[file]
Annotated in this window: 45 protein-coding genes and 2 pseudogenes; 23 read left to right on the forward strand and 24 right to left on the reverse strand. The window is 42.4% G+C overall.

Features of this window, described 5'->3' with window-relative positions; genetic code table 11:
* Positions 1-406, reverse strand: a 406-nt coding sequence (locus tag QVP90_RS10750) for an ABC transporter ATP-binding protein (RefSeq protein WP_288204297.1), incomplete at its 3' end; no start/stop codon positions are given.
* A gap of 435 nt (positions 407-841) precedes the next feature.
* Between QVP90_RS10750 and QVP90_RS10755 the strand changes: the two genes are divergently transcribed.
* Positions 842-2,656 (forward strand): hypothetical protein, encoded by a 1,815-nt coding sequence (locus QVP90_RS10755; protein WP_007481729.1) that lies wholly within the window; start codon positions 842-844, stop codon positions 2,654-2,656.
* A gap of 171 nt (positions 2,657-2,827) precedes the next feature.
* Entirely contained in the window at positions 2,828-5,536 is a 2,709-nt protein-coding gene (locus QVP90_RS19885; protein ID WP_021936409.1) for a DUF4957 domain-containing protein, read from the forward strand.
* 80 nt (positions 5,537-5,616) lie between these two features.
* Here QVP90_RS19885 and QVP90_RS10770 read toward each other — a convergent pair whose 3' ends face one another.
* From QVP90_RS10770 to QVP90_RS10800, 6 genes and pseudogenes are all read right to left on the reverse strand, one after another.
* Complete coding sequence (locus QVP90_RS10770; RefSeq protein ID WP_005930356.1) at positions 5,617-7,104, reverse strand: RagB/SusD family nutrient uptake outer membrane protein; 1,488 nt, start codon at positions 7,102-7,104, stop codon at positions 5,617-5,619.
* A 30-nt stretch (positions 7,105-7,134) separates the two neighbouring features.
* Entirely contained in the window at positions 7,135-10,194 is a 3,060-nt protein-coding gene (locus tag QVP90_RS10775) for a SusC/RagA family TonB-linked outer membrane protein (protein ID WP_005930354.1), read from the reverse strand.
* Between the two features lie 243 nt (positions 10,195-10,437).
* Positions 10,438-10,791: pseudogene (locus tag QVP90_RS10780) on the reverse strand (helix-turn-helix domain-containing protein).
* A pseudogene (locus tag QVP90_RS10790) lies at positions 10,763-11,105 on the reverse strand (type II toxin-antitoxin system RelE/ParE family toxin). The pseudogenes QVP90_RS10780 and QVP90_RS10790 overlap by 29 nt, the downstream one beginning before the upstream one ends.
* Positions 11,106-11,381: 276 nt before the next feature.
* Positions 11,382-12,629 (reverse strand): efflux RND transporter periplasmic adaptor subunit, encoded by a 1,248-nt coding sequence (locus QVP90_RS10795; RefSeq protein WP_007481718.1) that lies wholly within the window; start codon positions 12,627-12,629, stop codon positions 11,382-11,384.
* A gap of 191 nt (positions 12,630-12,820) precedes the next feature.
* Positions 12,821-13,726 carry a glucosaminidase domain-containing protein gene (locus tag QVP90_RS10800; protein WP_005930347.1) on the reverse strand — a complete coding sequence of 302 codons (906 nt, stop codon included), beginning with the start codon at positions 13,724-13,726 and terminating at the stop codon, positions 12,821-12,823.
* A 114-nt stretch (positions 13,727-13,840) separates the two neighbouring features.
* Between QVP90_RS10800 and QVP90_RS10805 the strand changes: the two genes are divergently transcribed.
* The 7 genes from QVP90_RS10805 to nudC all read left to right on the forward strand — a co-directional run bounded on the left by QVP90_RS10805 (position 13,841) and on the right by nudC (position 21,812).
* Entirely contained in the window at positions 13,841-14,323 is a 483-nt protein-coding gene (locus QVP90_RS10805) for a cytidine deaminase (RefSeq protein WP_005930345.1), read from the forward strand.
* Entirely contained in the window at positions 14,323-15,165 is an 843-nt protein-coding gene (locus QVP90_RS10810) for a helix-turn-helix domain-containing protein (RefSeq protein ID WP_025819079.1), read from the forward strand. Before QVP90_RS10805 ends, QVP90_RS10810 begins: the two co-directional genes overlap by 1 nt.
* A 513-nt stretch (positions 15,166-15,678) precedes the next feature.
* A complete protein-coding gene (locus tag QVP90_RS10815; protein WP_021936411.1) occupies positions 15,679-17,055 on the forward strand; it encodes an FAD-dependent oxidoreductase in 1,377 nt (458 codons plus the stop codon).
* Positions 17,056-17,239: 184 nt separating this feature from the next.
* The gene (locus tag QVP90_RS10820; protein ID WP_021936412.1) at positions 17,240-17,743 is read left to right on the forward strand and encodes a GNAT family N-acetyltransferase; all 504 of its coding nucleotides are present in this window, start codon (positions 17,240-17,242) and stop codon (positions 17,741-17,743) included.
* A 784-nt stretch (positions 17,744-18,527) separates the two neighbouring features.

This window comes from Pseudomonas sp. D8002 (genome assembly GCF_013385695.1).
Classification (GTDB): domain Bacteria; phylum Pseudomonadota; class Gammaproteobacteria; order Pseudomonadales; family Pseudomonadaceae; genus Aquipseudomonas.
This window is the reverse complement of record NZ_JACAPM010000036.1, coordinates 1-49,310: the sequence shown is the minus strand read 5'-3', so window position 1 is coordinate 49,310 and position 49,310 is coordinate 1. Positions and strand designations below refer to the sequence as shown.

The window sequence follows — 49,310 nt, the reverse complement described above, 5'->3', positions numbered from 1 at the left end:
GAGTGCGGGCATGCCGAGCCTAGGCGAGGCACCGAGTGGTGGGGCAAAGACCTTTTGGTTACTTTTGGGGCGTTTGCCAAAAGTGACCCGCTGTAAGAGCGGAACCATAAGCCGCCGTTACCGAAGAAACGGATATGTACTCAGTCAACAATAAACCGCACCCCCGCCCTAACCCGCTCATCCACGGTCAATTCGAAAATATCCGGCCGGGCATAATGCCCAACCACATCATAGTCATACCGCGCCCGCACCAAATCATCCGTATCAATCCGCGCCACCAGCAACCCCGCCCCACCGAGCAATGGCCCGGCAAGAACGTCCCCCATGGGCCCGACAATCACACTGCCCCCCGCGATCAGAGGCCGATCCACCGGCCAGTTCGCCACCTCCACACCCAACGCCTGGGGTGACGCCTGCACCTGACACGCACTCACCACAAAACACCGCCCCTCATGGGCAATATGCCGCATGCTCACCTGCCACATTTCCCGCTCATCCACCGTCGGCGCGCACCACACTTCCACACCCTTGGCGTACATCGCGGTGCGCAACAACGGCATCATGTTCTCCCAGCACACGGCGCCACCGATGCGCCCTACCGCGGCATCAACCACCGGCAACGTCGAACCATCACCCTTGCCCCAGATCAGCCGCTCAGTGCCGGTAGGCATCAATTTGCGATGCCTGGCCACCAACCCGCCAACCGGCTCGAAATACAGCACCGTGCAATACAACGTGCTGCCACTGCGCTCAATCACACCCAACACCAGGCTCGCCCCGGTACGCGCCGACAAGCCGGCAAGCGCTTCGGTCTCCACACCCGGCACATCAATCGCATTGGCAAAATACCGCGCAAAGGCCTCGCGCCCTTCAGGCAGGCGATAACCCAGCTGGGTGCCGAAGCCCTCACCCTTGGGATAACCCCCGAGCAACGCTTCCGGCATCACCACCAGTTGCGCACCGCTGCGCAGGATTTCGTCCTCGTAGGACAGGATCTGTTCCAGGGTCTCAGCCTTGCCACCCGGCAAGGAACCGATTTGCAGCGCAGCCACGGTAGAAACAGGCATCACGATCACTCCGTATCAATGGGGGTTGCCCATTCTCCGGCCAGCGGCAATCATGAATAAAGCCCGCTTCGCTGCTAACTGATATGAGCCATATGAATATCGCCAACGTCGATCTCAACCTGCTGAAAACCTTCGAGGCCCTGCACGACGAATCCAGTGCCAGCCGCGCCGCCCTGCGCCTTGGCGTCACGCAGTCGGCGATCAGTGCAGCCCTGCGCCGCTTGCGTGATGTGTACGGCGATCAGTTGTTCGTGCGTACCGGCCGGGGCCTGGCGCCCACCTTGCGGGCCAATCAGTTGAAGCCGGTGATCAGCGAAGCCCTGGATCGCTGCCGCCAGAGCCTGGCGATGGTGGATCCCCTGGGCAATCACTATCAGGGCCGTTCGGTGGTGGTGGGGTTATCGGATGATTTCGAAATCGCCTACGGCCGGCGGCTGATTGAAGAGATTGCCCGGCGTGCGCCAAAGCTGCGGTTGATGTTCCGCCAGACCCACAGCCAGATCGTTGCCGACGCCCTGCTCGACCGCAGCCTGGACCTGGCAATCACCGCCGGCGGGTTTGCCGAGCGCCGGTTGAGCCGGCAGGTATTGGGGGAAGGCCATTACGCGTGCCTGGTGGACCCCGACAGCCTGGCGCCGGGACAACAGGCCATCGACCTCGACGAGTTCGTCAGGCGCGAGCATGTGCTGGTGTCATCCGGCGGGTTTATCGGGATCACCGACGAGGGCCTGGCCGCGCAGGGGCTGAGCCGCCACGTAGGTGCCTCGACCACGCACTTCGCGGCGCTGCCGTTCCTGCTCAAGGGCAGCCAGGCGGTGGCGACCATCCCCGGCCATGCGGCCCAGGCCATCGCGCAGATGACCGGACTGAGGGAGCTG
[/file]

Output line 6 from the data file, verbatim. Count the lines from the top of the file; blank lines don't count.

* Positions 842-2,656 (forward strand): hypothetical protein, encoded by a 1,815-nt coding sequence (locus QVP90_RS10755; protein WP_007481729.1) that lies wholly within the window; start codon positions 842-844, stop codon positions 2,654-2,656.